Europeans are far ahead of North Americans in eco-awareness, and it’s most evident at auto shows. This year’s British International Motor Show, July 23 to August 3, is a perfect example. Despite the UK’s traditional abundance of small supercar-makers and its luxury brands, the popular market seems now to be all about green cars—specifically those with low carbon emissions, or electric cars with no emissions at all.
Lots of marketing and prominence is assigned to the “EV Village” containing 10 brands of electric vehicles—although once visitors pass the relatively well-known Tesla, Smart, and Th!nk brands, they quickly encounter a scattering of little-known vendors selling low-speed fiberglass electric cars of highly variable quality and design.
Exiled to Birmingham on alternate years, the British International Motor Show has struggled to attract globally significant car launches. Much was made in the local press of the decisions by some German manufacturers to forgo an exhibit in London altogether. And the cars throughout two halls of East London’s ExCeL Center are laid out either spaciously or sparsely, depending on your view.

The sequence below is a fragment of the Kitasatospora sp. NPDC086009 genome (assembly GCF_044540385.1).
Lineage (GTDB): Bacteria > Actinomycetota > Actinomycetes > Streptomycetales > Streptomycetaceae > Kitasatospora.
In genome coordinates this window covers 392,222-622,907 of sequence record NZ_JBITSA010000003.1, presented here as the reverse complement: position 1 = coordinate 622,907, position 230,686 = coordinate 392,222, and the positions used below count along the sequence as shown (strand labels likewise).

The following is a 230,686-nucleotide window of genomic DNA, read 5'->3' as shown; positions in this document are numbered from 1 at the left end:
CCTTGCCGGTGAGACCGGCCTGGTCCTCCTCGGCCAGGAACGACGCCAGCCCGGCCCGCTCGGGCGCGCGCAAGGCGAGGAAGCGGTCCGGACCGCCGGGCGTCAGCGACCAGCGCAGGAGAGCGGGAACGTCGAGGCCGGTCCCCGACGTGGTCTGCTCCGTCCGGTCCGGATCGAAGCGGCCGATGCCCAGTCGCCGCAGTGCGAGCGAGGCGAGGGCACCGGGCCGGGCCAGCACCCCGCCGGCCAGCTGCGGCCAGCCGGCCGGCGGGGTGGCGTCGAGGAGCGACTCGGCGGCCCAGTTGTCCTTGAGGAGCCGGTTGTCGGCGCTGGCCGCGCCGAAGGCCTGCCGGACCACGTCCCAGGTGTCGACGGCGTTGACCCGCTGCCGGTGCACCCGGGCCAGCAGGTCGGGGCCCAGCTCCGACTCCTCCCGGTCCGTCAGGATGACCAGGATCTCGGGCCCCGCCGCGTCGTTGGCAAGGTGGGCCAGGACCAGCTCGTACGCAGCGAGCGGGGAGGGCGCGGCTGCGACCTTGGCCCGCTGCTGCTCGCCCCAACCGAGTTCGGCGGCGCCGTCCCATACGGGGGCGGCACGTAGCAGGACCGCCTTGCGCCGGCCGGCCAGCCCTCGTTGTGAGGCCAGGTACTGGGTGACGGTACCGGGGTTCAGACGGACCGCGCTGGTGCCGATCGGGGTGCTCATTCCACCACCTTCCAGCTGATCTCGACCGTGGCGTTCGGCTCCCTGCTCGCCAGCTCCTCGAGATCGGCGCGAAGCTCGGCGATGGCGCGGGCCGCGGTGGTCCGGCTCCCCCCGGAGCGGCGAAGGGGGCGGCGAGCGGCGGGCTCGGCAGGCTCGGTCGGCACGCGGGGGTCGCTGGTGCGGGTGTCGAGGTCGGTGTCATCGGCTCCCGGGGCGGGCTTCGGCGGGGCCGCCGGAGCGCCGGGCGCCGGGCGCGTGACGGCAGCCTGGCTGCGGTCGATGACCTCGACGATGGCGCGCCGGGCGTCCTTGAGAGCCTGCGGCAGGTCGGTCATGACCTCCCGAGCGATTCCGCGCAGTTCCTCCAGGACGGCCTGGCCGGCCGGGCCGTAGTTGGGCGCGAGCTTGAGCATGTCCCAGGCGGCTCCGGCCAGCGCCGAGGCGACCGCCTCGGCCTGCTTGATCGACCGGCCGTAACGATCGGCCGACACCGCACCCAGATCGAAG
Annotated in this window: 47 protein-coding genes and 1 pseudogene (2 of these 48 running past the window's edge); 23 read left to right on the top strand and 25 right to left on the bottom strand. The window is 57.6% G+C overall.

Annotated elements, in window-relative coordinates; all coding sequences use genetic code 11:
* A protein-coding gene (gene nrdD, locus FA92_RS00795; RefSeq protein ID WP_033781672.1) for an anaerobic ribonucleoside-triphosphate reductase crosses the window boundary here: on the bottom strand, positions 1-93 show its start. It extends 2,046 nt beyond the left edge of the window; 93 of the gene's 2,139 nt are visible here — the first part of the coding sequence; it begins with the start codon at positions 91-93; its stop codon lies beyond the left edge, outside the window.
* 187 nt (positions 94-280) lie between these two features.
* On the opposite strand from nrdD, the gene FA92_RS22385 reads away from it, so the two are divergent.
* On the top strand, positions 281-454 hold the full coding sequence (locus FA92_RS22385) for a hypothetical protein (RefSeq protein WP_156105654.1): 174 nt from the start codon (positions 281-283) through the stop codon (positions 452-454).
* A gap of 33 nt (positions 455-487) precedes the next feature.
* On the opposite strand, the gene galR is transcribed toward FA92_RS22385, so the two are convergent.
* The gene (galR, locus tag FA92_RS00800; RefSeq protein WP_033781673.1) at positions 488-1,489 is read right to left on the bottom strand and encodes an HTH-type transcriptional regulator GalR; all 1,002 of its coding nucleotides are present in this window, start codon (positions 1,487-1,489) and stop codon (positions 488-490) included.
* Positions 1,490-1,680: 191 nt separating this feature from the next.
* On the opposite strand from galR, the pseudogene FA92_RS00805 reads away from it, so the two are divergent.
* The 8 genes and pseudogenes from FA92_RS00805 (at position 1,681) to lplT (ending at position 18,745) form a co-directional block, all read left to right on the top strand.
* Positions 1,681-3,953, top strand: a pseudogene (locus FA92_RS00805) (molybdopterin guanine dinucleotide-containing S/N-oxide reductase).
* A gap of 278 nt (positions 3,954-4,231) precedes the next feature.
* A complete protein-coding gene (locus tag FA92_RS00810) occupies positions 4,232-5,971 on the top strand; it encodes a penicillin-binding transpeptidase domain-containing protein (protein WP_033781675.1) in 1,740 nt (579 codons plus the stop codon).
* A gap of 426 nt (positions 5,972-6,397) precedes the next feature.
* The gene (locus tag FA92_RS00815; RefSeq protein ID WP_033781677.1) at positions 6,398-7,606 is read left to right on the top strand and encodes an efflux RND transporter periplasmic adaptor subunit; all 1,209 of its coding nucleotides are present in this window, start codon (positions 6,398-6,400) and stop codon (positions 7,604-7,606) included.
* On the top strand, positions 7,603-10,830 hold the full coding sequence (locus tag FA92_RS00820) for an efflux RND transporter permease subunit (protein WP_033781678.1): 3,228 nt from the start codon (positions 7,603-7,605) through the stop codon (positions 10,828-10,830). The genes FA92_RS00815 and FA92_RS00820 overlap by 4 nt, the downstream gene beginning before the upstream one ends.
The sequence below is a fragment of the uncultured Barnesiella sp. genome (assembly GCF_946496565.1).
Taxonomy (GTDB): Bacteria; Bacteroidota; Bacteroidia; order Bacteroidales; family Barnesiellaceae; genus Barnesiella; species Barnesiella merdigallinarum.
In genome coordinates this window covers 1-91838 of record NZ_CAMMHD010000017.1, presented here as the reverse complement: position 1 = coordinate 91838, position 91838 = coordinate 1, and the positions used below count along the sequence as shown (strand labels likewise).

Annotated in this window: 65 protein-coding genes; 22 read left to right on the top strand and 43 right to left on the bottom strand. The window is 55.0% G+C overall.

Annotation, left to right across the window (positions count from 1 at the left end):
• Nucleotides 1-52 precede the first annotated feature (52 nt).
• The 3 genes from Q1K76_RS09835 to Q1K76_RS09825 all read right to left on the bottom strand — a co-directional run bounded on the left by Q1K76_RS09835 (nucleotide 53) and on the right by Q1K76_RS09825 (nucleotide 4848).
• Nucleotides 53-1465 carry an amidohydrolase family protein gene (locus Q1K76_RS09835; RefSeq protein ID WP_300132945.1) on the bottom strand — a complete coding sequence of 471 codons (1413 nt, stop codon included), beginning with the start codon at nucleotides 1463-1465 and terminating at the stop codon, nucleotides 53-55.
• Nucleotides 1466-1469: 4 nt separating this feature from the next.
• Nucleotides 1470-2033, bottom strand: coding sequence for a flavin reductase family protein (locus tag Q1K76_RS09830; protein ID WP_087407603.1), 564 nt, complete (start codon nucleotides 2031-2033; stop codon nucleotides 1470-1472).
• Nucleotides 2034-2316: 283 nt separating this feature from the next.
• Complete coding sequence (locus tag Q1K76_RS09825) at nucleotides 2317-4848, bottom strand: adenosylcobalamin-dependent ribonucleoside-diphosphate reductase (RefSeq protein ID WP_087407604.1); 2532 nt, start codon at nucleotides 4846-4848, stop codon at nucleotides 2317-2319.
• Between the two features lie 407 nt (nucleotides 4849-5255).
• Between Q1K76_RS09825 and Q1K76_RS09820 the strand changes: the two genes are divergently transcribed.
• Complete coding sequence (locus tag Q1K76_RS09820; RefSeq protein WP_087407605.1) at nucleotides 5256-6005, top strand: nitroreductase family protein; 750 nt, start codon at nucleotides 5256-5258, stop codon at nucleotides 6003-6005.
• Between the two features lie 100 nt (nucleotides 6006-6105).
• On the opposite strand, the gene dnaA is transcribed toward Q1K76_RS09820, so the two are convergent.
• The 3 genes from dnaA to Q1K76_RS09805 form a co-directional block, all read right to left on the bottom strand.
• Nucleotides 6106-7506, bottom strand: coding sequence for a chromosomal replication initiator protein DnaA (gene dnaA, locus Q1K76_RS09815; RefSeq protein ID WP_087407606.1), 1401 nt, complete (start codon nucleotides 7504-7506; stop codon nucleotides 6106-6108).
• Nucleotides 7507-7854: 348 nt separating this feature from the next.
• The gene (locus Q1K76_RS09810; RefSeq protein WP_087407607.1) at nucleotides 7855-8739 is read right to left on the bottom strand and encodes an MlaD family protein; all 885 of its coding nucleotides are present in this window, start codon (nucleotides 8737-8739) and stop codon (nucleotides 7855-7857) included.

British Prime Minister Gordon Brown visited the show, very early on the morning of press day. He reportedly stopped at the “Act on CO2” standard for tips on greener driving, although the present leader of Britain’s government does not drive. Brown had previously said all cars sold in the UK should be electric or hybrid by 2010, a suggestion mocked by some of the auto press as deeply out of touch with technical and economic realities.